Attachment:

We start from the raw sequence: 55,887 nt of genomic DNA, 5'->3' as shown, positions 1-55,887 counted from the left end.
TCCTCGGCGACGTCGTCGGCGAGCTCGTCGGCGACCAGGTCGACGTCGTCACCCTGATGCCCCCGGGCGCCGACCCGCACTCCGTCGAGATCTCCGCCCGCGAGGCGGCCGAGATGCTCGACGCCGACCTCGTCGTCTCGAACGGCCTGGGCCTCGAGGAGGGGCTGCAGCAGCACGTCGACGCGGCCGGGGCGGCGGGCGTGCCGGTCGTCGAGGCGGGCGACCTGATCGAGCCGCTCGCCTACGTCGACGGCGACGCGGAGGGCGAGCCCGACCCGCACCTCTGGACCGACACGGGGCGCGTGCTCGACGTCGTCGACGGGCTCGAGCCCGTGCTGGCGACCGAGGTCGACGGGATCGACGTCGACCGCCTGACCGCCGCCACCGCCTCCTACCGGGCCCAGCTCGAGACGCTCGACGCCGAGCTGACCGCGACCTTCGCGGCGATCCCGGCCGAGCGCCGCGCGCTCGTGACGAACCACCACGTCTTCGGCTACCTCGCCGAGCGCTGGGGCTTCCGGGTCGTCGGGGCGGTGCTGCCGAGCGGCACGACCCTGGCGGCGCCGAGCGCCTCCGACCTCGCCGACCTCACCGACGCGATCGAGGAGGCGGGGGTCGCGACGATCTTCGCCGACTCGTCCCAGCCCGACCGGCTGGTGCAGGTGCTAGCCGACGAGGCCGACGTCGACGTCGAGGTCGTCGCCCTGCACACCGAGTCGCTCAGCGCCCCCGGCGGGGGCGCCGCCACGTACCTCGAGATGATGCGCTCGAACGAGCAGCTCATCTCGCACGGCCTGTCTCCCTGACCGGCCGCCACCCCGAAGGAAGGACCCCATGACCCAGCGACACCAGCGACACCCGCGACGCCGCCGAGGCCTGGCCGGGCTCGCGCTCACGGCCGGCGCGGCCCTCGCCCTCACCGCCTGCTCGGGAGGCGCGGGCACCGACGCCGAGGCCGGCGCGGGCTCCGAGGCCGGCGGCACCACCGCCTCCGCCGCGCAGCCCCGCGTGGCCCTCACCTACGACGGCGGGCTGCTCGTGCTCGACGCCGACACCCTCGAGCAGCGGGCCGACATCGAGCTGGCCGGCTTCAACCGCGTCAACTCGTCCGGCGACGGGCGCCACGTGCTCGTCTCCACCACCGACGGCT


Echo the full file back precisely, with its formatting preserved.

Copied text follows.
We start from the raw sequence: 55,887 nt of genomic DNA, 5'->3' as shown, positions 1-55,887 counted from the left end.
TCCTCGGCGACGTCGTCGGCGAGCTCGTCGGCGACCAGGTCGACGTCGTCACCCTGATGCCCCCGGGCGCCGACCCGCACTCCGTCGAGATCTCCGCCCGCGAGGCGGCCGAGATGCTCGACGCCGACCTCGTCGTCTCGAACGGCCTGGGCCTCGAGGAGGGGCTGCAGCAGCACGTCGACGCGGCCGGGGCGGCGGGCGTGCCGGTCGTCGAGGCGGGCGACCTGATCGAGCCGCTCGCCTACGTCGACGGCGACGCGGAGGGCGAGCCCGACCCGCACCTCTGGACCGACACGGGGCGCGTGCTCGACGTCGTCGACGGGCTCGAGCCCGTGCTGGCGACCGAGGTCGACGGGATCGACGTCGACCGCCTGACCGCCGCCACCGCCTCCTACCGGGCCCAGCTCGAGACGCTCGACGCCGAGCTGACCGCGACCTTCGCGGCGATCCCGGCCGAGCGCCGCGCGCTCGTGACGAACCACCACGTCTTCGGCTACCTCGCCGAGCGCTGGGGCTTCCGGGTCGTCGGGGCGGTGCTGCCGAGCGGCACGACCCTGGCGGCGCCGAGCGCCTCCGACCTCGCCGACCTCACCGACGCGATCGAGGAGGCGGGGGTCGCGACGATCTTCGCCGACTCGTCCCAGCCCGACCGGCTGGTGCAGGTGCTAGCCGACGAGGCCGACGTCGACGTCGAGGTCGTCGCCCTGCACACCGAGTCGCTCAGCGCCCCCGGCGGGGGCGCCGCCACGTACCTCGAGATGATGCGCTCGAACGAGCAGCTCATCTCGCACGGCCTGTCTCCCTGACCGGCCGCCACCCCGAAGGAAGGACCCCATGACCCAGCGACACCAGCGACACCCGCGACGCCGCCGAGGCCTGGCCGGGCTCGCGCTCACGGCCGGCGCGGCCCTCGCCCTCACCGCCTGCTCGGGAGGCGCGGGCACCGACGCCGAGGCCGGCGCGGGCTCCGAGGCCGGCGGCACCACCGCCTCCGCCGCGCAGCCCCGCGTGGCCCTCACCTACGACGGCGGGCTGCTCGTGCTCGACGCCGACACCCTCGAGCAGCGGGCCGACATCGAGCTGGCCGGCTTCAACCGCGTCAACTCGTCCGGCGACGGGCGCCACGTGCTCGTCTCCACCACCGACGGCT